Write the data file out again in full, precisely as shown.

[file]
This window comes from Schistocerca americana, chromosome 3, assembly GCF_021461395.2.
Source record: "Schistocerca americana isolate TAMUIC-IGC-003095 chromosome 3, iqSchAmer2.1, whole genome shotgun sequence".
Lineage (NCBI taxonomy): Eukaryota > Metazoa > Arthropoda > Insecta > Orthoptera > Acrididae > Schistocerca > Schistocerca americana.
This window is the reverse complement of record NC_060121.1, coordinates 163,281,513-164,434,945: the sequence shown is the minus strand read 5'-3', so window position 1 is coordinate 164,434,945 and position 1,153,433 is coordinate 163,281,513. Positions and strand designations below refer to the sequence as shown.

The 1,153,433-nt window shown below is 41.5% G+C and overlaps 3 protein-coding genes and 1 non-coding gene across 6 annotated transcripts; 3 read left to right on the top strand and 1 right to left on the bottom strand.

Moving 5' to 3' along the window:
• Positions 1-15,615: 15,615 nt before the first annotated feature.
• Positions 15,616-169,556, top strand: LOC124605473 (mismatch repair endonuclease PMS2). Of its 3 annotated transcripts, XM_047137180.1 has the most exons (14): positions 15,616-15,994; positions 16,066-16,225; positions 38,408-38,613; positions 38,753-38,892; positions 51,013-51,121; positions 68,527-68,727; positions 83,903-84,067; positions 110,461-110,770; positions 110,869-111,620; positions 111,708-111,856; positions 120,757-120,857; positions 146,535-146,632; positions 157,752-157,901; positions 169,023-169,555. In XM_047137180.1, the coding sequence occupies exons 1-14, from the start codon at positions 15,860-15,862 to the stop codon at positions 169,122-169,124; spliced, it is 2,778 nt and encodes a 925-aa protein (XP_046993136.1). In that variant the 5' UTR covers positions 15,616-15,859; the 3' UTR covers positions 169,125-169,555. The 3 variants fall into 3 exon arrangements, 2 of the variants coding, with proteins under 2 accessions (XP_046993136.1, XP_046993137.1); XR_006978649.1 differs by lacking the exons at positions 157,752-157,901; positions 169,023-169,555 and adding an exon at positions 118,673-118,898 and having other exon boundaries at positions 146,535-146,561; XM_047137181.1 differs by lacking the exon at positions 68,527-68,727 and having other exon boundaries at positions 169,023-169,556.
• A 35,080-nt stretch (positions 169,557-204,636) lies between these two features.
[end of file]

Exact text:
This window comes from Schistocerca americana, chromosome 3, assembly GCF_021461395.2.
Source record: "Schistocerca americana isolate TAMUIC-IGC-003095 chromosome 3, iqSchAmer2.1, whole genome shotgun sequence".
Lineage (NCBI taxonomy): Eukaryota > Metazoa > Arthropoda > Insecta > Orthoptera > Acrididae > Schistocerca > Schistocerca americana.
This window is the reverse complement of record NC_060121.1, coordinates 163,281,513-164,434,945: the sequence shown is the minus strand read 5'-3', so window position 1 is coordinate 164,434,945 and position 1,153,433 is coordinate 163,281,513. Positions and strand designations below refer to the sequence as shown.

The 1,153,433-nt window shown below is 41.5% G+C and overlaps 3 protein-coding genes and 1 non-coding gene across 6 annotated transcripts; 3 read left to right on the top strand and 1 right to left on the bottom strand.

Moving 5' to 3' along the window:
• Positions 1-15,615: 15,615 nt before the first annotated feature.
• Positions 15,616-169,556, top strand: LOC124605473 (mismatch repair endonuclease PMS2). Of its 3 annotated transcripts, XM_047137180.1 has the most exons (14): positions 15,616-15,994; positions 16,066-16,225; positions 38,408-38,613; positions 38,753-38,892; positions 51,013-51,121; positions 68,527-68,727; positions 83,903-84,067; positions 110,461-110,770; positions 110,869-111,620; positions 111,708-111,856; positions 120,757-120,857; positions 146,535-146,632; positions 157,752-157,901; positions 169,023-169,555. In XM_047137180.1, the coding sequence occupies exons 1-14, from the start codon at positions 15,860-15,862 to the stop codon at positions 169,122-169,124; spliced, it is 2,778 nt and encodes a 925-aa protein (XP_046993136.1). In that variant the 5' UTR covers positions 15,616-15,859; the 3' UTR covers positions 169,125-169,555. The 3 variants fall into 3 exon arrangements, 2 of the variants coding, with proteins under 2 accessions (XP_046993136.1, XP_046993137.1); XR_006978649.1 differs by lacking the exons at positions 157,752-157,901; positions 169,023-169,555 and adding an exon at positions 118,673-118,898 and having other exon boundaries at positions 146,535-146,561; XM_047137181.1 differs by lacking the exon at positions 68,527-68,727 and having other exon boundaries at positions 169,023-169,556.
• A 35,080-nt stretch (positions 169,557-204,636) lies between these two features.